New York synagogue hosts more than 800 Millenials for rave party

February 22, 2016 06:54

Organizers of the event described it as “sound meditation meets theater-meets dance party-meets live concert-meets speaker series, all in one insanely immersive experience.”

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A VIOLINIST and beat-boxer duo perform at Temple Emanu-El in New York City last week as part of ‘Dusk’ – an after-work party aimed at engaging and inspiring young Jews.. (photo credit: ANDREW RAUNER)

 NEW YORK – Raves in New York City are known for their unusual venues – an abandoned restaurant in Chinatown, a warehouse in Brooklyn or, more recently, a synagogue.

The Upper East Side’s Temple Emanu-El, the largest Jewish prayer space in the world, partnered last week with the Charles and Lynn Schusterman Family Foundation and the pop-up movement sunrise party movement Daybreaker to host “Dusk,” an after-work Great Gatsby-themed party, aimed at engaging and inspiring young Jews.

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Organizers of the event described it as “sound meditation meets theater-meets dance party-meets live concert-meets speaker series, all in one insanely immersive experience.”

Some 800 Millennials attended the event, which began with a 20-minute mediation session led by a sound healer.

As participants closed their eyes for the exercise, some looked at each other and smiled and laughed awkwardly. Music then followed on stage with a Broadway gospel choir, a violinist and beat-boxer duo, as well as a band playing songs such as Kanye West’s “Gold Digger.”

When playing their third song, as the audience rose from their seats to dance, the band made its way down the aisle onto a staircase leading to a large event space underneath the synagogue. Participants followed downstairs clapping, and entered the room, which was set up for the party.

As is the case for all Daybreaker events, no alcohol was served, only water, juice and tea. Snacks included kale salads, quinoa puffs and pretzel balls.

“I’m a member of Daybreaker and I’m a proud member of this congregation and when I introduced the two groups, we realized that we are coming together with the same objectives: it’s about recognizing the power of groups, of collective thought, of positive thinking, of pluralistic prayer,” Daniel Bloch Jeydel,” adviser to the Schusterman Family Foundation and active committee member at Temple Emanu-El told The Jerusalem Post.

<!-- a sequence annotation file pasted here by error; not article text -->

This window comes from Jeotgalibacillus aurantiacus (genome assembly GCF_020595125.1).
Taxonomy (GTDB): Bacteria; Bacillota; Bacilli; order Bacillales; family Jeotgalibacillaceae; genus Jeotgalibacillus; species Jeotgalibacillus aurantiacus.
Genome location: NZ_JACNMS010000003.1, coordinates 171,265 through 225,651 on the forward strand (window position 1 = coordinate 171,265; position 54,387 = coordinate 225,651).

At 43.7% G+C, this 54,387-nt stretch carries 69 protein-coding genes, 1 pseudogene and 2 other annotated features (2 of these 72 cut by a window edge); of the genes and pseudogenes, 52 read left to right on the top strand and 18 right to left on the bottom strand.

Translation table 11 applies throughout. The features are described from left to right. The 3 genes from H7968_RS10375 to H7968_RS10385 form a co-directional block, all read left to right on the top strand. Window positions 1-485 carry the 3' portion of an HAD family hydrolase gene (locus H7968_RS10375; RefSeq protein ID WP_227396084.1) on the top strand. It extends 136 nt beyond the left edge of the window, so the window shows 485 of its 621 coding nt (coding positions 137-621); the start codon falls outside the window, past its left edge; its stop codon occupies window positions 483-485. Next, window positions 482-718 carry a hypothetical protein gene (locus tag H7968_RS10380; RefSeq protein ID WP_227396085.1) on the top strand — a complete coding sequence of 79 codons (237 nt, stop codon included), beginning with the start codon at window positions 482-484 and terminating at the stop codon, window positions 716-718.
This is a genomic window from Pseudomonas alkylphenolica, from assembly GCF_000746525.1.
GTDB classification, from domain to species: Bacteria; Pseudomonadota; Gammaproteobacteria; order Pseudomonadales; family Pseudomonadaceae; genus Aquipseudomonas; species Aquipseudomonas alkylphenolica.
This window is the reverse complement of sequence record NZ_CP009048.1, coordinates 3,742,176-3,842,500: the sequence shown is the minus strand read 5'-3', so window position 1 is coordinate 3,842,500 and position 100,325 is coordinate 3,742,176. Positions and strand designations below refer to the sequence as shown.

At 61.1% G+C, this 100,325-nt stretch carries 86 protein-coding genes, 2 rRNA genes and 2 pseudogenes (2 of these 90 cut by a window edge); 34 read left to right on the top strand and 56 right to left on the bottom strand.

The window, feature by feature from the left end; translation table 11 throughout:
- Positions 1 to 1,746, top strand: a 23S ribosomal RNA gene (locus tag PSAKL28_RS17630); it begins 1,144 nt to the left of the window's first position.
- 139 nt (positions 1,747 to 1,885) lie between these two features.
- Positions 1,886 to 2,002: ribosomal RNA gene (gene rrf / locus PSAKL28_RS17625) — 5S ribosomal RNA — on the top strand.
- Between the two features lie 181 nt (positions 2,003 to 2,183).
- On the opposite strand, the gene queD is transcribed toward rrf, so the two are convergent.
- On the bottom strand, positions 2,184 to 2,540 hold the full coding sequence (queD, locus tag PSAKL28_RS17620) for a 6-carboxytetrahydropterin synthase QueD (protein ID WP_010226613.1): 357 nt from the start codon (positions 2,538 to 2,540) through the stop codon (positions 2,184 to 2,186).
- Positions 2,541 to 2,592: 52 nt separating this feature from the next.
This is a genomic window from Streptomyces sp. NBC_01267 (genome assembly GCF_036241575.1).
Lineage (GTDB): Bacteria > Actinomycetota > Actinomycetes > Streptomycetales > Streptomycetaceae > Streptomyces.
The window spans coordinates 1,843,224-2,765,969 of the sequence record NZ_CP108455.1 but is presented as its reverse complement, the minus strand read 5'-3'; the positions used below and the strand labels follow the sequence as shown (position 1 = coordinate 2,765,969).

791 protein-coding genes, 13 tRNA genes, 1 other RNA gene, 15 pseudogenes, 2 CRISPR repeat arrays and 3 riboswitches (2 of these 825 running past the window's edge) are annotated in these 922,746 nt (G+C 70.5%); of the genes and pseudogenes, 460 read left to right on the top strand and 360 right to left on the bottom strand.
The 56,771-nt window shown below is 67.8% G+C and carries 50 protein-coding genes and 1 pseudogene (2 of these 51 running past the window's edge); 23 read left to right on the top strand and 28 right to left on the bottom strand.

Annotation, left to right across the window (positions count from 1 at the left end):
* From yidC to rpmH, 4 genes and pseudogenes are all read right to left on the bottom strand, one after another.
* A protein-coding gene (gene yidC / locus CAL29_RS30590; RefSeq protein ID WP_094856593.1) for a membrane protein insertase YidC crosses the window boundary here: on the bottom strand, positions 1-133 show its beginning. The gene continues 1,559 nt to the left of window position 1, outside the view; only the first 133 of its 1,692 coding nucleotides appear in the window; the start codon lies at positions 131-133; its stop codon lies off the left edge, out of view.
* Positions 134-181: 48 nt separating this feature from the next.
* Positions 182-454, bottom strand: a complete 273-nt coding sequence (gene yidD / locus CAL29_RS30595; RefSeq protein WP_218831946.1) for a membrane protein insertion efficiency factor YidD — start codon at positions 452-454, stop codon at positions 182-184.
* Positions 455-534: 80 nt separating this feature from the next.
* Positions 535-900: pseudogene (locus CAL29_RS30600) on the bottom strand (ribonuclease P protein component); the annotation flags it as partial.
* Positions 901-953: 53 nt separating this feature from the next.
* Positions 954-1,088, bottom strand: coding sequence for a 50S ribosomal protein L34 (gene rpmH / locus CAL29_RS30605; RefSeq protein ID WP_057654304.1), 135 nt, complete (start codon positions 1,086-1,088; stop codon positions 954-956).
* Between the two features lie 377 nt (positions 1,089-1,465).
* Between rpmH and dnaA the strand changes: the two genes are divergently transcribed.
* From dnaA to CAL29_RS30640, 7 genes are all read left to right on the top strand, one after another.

To engage young Jews, they should be allowed to “create community in their own image, to apply the principles of our faith to a contemporary context,” he said.

“We all recognize that there is now, as much as ever, an interest in faith,” he added.

“The issue and the challenge is that it’s not always taking place at the synagogue and the synagogue has to reflect the community it serves.”

Daybreaker co-founder Matt Brimer told the Post the movement is “first and foremost a community.”

“It started as a social experiment about two years ago,” he explained. “We were growing frustrated with a lot of traditional nightlife in New York and how nightclubs are overrun with drugs and alcohol and mean people.

“There was also a growing interest in health and wellness, so we thought, ‘what if we could create the most amazing positive celebration of life that is about mindfulness, wellness, comradery, self-expression, music and dance,’” he said.

“A lot of young people have maybe stepped away from traditional spirituality or traditional organized religion but yet are still seeking a lot of the positive things that religion provides: the idea of community, shared values, being a part of something greater than yourself.”

Brimer told the Post these values are the driving forces behind Daybreak, which simply aims to communicate them through events that appeal to young people from all faiths.

“Dusk” was the first event organized by Daybreaker in the evening. The group is usually known for its sunrise parties, which take place from 6 to 9 a.m., before participants go to work.

The parties are always accompanied by a spiritual experience, such as an hour of yoga.

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